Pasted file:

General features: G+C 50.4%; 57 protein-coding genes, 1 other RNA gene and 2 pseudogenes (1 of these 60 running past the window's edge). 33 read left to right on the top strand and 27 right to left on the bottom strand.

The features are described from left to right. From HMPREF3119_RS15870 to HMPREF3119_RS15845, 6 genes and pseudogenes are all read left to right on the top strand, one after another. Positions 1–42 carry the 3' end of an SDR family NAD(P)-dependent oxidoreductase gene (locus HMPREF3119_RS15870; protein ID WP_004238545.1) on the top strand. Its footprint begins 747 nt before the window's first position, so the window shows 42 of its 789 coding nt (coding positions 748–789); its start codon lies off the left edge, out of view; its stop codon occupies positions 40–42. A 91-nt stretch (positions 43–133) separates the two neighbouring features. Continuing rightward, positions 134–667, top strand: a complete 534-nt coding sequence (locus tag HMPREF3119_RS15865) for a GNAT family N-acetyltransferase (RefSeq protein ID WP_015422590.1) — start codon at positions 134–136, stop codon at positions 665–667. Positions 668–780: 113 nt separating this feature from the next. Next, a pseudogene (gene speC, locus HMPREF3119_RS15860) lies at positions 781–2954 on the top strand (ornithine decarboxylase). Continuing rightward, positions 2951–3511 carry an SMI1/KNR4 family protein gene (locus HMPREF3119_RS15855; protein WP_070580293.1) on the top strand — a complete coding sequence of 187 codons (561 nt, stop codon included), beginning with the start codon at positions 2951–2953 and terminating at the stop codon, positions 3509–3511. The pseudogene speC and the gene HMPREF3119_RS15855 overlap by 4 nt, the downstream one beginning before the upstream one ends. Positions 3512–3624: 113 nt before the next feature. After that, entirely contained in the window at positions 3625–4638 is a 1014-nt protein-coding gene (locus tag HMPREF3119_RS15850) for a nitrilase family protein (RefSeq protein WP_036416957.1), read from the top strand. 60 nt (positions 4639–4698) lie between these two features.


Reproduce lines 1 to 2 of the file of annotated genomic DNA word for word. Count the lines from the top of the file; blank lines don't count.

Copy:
General features: G+C 50.4%; 57 protein-coding genes, 1 other RNA gene and 2 pseudogenes (1 of these 60 running past the window's edge). 33 read left to right on the top strand and 27 right to left on the bottom strand.

The features are described from left to right. From HMPREF3119_RS15870 to HMPREF3119_RS15845, 6 genes and pseudogenes are all read left to right on the top strand, one after another. Positions 1–42 carry the 3' end of an SDR family NAD(P)-dependent oxidoreductase gene (locus HMPREF3119_RS15870; protein ID WP_004238545.1) on the top strand. Its footprint begins 747 nt before the window's first position, so the window shows 42 of its 789 coding nt (coding positions 748–789); its start codon lies off the left edge, out of view; its stop codon occupies positions 40–42. A 91-nt stretch (positions 43–133) separates the two neighbouring features. Continuing rightward, positions 134–667, top strand: a complete 534-nt coding sequence (locus tag HMPREF3119_RS15865) for a GNAT family N-acetyltransferase (RefSeq protein ID WP_015422590.1) — start codon at positions 134–136, stop codon at positions 665–667. Positions 668–780: 113 nt separating this feature from the next. Next, a pseudogene (gene speC, locus HMPREF3119_RS15860) lies at positions 781–2954 on the top strand (ornithine decarboxylase). Continuing rightward, positions 2951–3511 carry an SMI1/KNR4 family protein gene (locus HMPREF3119_RS15855; protein WP_070580293.1) on the top strand — a complete coding sequence of 187 codons (561 nt, stop codon included), beginning with the start codon at positions 2951–2953 and terminating at the stop codon, positions 3509–3511. The pseudogene speC and the gene HMPREF3119_RS15855 overlap by 4 nt, the downstream one beginning before the upstream one ends. Positions 3512–3624: 113 nt before the next feature. After that, entirely contained in the window at positions 3625–4638 is a 1014-nt protein-coding gene (locus tag HMPREF3119_RS15850) for a nitrilase family protein (RefSeq protein WP_036416957.1), read from the top strand. 60 nt (positions 4639–4698) lie between these two features.